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Oblivion lacks depth

Published: April 26, 2013
Section: Arts, Etc.


“Oblivion,” starring Tom Cruise and directed by Joseph Kosinski, features a post apocalyptic Earth ravaged by a supposed alien invasion. Although interesting, the film lacks coherent plot development. The film traces the journey of Jack Harper, a technician living with his wife Victoria in a dwelling stationed above the Earth. While Victoria directs his expeditions from their station, Jack returns to Earth to repair drones, machines designed to eradicate the aliens that have invaded the planet.

During one such expedition, he discovers human survivors, kept alive but unconscious inside metal devices depicting their vital signs. Suspicions arise as one of the drones begins killing the human survivors, evoking an inexplicable desire within Jack to save the life of one woman, Julia, whom he seems to share an unshakable connection. The camera focuses on dramatic shots of Harper (Tom Cruise), leaving viewers thirsty for actual plot progression.

It becomes apparent that Harper and Julia share chemistry stemming from some sort of forgotten shared history together.

During his treacherous expedition to Earth in which he rescues Julie, he is captured by the aliens, who are revealed to be human beings in disguise. The aliens are adorned with some sort of strange headdress, which, they say, act as a protective device, although it obviously proves obsolete against the attacks of the drones. Casting themselves as victims, they bequeath the aid of Harper, who is too ravaged by confusion to process what has enfolded.

Returning to his wife Victoria, who appears to be less than thrilled about the new guest, Harper nurses Julia back to health. His recurring dreams and strange connection to this woman shatter the reality of his world, as Julia reveals herself to be his wife. Witnessing the two sharing a moment together, Victoria is plagued by jealousy and reports to the commander Sally that she and Harper are no longer an “effective team.” This “Sally” figure then sends a machine to murder Victoria, leaving Harper and Julia to be together.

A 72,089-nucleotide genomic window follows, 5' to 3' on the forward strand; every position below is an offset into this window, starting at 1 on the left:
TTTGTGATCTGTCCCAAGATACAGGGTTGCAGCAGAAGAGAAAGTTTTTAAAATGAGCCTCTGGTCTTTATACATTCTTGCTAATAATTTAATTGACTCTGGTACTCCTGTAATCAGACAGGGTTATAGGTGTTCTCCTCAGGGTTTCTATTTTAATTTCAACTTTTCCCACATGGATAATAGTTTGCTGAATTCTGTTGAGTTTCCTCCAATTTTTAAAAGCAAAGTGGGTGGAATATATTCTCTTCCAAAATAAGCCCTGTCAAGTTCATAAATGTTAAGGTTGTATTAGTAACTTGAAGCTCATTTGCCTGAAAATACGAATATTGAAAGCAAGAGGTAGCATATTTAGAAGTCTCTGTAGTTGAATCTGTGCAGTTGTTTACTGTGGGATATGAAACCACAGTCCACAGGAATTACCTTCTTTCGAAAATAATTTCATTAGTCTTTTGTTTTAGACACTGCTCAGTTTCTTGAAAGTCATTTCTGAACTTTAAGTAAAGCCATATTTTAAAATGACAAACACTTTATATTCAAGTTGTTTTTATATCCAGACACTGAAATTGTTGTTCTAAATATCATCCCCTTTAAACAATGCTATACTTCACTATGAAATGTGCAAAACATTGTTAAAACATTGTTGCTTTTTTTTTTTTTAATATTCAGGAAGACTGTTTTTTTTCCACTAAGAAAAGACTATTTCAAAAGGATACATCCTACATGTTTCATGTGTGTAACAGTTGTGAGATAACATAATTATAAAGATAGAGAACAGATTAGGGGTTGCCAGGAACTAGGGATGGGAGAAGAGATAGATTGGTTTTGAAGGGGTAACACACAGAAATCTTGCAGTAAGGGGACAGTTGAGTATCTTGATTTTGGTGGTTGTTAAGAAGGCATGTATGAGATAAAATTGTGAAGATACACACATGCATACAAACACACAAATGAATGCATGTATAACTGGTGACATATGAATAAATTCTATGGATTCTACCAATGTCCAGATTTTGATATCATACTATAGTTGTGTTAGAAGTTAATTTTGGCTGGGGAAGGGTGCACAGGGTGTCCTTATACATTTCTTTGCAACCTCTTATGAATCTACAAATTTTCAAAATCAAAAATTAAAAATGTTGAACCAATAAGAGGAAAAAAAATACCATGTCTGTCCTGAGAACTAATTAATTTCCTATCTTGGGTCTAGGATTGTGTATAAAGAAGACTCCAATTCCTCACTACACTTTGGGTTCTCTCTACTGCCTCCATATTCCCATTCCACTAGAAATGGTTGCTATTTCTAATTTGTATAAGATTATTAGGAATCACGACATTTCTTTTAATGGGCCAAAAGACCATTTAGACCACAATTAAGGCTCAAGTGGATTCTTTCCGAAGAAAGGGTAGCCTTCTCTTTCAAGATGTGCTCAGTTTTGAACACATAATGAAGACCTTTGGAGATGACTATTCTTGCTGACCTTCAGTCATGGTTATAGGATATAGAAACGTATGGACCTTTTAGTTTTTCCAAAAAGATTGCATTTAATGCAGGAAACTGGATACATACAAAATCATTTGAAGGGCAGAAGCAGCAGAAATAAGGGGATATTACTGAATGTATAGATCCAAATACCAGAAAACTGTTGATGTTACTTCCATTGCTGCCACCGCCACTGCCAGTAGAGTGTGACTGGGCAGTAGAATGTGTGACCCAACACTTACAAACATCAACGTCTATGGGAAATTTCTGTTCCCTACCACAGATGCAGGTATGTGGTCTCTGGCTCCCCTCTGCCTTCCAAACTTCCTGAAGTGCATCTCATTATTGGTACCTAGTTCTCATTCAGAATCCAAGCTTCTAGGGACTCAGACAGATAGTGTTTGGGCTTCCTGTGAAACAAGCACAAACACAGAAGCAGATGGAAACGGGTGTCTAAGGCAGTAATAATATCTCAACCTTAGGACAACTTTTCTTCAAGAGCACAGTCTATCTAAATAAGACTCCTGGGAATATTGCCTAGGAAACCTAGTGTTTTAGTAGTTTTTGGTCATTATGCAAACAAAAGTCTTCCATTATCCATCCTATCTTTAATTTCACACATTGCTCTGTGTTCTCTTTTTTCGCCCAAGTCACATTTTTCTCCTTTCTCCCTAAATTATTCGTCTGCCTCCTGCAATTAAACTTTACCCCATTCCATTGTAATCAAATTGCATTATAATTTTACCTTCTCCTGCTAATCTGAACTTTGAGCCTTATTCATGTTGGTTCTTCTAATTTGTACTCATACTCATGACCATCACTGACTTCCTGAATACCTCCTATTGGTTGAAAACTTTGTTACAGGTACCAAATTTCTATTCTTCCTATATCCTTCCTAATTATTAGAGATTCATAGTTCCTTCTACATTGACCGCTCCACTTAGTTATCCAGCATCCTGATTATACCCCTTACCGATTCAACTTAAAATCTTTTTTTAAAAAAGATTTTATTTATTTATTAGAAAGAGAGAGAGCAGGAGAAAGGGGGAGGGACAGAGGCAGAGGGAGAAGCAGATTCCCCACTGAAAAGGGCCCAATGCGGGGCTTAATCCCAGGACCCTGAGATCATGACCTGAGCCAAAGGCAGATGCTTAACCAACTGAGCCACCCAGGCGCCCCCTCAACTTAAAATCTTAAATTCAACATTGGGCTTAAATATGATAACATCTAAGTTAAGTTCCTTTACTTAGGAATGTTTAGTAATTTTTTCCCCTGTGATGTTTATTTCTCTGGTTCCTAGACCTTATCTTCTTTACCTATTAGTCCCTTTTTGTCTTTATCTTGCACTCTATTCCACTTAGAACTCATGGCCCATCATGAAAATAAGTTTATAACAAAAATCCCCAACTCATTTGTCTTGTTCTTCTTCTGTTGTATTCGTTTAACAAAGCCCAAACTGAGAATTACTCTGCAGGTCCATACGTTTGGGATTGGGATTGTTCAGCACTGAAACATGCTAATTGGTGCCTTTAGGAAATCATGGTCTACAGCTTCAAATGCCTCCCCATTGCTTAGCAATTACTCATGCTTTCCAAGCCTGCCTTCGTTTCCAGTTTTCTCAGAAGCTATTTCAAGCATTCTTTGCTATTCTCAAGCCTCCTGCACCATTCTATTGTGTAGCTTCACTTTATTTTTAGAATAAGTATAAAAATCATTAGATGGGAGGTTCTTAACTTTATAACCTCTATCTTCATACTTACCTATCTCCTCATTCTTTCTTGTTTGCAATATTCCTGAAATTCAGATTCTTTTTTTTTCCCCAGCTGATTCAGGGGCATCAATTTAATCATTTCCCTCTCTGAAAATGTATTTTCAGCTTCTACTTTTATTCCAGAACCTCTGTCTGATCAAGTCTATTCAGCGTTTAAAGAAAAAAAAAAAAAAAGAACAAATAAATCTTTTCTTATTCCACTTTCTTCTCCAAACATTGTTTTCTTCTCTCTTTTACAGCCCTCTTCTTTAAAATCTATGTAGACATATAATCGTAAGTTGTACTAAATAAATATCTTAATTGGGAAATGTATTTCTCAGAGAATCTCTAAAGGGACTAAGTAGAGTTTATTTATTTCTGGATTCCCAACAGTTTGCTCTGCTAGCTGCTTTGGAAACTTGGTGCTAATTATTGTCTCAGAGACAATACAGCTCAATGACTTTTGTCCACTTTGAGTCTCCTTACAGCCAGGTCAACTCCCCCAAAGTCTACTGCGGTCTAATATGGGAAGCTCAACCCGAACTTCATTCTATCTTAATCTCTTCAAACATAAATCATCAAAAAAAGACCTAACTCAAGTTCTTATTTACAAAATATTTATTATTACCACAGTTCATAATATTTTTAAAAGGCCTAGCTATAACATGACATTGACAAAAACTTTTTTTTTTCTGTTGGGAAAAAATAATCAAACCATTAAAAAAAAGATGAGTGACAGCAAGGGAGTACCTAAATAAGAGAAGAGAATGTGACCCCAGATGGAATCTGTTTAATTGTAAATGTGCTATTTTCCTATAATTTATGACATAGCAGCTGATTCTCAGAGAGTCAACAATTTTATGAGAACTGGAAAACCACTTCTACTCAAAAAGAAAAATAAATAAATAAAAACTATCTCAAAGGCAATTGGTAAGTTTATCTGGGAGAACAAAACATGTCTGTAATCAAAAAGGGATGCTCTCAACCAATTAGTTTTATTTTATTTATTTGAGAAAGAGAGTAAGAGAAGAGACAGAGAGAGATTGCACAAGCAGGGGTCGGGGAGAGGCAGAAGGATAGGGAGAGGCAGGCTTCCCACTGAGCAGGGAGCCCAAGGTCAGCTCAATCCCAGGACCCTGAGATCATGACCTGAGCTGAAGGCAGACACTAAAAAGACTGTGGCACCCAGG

For a man who has just witnessed a woman he thought to be his wife murdered by machines he repairs on a regular basis, and who discovered he has another wife who had been completely eradicated from his memory, Harper seems quite calm and emotionless.

The plot only becomes more complex, or more accurately, bizarre, as Harper discovers he is but a clone of Julia’s original husband, and that there are other versions of himself and Victoria operating for the strange “Sally” figure.

At this point, it becomes almost painful to follow the random twists and intended psychological turns in the film. The idea of implementing surprises throughout the film, revealing aliens who are actually human survivors, a man who is actually but a clone trained to aid in an initiative to deprive the Earth of resources, and the projection of Sally as some sort of mechanical alien entity, may appeal to huge fans of sci-fi. Despite attempts to incorporate plot twists, however, each of these surprises is highly predictable, failing to instill shock in the audience and instead becomes a tangled mess of a story.

Julia, who has lost her husband through some tragedy, accepts this new Harper in his place, barely questioning the bizarre nature of the situation. She seems convinced that he shall replace her lost husband, despite the fact that there are hundreds of clones just like him.

Toward the conclusion of the film, the plot truly begins to unravel while focusing on fighting scenes without maintaining a coherent thread of events. Harper, of course, murders the alien entity Sally, although exactly how this occurs is incomprehensible. Skipping over what could potentially be an illuminating moment in the film, Harper is depicted in action scenes destroying Sally—a large, metal entity.

Although the film attempts to engage the reader in a complex, psychologically stimulating journey, the intended surprises in the film are actually highly predictable and the plot itself lacks depth.